There are mean girls and queen bees—and then there’s Britney Matson, who makes the rest look like hopeless amateurs.
This sophomore outing for Cooper picks up where Vanished (2015) left off: narrator Kalah Richards is convinced that Brit has gotten away with the murder of their mutual best friend, Beth, who was also involved in a budding romance with Kalah. Brit’s wealth, poise, and “blond all-American looks” have everyone fooled, but Kalah is convinced that if only she keeps a close enough watch, Brit will slip. Unfortunately Kalah struggles with anxiety as well as grief, and her emotional fragility leads even her family and former boyfriend to regard her as unstable and untrustworthy. Brit outflanks Kalah at every turn, ratcheting the tension up to nearly unbearable levels. Kalah’s ethnicity and sexual orientation are treated matter-of-factly—refreshingly not turned into causes for angst. Yet Cooper’s treatment of her protagonist’s South Asian heritage is disappointingly superficial, giving it passing mentions of curry, saris, Gandhi, and Hinduism. Kalah’s paralysis and naiveté are frustrating at times, but they fill out a sympathetic and realistic portrait of the profound impact of bullying. While the essentials of the back story are woven skillfully into this novel and it can stand alone, it will best be appreciated by those who read Vanished.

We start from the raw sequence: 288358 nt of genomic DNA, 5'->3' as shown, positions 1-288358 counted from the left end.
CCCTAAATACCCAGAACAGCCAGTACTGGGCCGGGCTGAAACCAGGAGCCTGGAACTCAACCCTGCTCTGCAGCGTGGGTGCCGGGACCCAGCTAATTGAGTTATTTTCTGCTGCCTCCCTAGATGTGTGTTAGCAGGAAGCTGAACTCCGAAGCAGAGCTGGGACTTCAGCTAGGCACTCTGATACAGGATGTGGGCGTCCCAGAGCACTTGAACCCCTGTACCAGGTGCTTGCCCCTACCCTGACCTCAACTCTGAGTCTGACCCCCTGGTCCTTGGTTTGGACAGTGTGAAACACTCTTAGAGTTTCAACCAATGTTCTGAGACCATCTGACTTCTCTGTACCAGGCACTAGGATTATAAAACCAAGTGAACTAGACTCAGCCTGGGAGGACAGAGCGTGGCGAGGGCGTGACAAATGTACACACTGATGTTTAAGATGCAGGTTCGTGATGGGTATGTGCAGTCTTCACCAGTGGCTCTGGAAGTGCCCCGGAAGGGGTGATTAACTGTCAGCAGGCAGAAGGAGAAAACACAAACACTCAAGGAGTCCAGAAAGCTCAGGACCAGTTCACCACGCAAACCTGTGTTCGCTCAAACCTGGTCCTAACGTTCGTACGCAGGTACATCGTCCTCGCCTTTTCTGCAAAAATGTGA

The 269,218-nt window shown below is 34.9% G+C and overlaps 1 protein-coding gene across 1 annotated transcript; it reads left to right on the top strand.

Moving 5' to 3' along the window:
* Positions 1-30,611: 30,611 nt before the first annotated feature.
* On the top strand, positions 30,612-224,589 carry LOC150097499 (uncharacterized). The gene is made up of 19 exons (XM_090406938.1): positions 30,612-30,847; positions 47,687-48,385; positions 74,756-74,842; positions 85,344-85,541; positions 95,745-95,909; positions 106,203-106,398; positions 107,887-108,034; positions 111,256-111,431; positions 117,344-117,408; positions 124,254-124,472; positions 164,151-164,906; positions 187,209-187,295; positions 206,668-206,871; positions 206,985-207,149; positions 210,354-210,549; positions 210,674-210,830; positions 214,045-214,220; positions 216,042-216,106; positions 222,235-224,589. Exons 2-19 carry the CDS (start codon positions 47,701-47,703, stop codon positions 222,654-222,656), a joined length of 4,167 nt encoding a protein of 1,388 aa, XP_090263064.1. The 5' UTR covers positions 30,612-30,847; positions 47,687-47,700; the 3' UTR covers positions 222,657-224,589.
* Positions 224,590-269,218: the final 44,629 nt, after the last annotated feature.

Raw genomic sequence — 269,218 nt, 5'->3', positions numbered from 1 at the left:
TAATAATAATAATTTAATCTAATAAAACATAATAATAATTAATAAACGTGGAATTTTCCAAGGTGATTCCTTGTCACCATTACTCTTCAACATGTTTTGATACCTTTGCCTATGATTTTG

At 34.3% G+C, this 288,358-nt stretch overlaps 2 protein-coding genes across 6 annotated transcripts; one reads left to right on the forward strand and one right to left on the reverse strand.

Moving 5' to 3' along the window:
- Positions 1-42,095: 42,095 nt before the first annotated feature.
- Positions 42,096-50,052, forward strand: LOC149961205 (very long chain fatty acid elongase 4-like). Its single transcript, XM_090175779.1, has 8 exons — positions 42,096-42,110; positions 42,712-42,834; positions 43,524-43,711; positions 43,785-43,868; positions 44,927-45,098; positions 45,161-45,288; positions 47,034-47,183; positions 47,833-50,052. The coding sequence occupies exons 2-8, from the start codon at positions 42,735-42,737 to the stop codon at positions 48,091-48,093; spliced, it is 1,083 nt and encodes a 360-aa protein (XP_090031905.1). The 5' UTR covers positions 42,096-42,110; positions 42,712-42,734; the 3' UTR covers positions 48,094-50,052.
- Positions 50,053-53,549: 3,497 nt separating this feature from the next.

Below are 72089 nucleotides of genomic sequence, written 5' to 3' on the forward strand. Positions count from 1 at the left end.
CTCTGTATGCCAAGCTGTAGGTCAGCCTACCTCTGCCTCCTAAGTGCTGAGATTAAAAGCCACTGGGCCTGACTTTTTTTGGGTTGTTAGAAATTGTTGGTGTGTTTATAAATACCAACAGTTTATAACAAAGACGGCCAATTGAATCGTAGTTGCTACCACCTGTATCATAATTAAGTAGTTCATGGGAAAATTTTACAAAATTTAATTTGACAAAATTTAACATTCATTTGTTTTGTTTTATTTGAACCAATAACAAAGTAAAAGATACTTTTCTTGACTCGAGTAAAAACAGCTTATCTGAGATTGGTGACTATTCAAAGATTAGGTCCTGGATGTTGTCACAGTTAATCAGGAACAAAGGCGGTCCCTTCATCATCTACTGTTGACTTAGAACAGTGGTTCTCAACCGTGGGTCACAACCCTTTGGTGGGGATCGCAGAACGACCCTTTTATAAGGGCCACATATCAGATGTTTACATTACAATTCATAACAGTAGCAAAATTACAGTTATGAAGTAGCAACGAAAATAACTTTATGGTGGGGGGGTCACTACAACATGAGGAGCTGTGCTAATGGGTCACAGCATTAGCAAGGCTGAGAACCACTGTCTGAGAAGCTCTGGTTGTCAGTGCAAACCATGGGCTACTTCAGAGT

A taut thriller about a psychopath loose in the halls of a suburban high school. (Mystery. 14-18)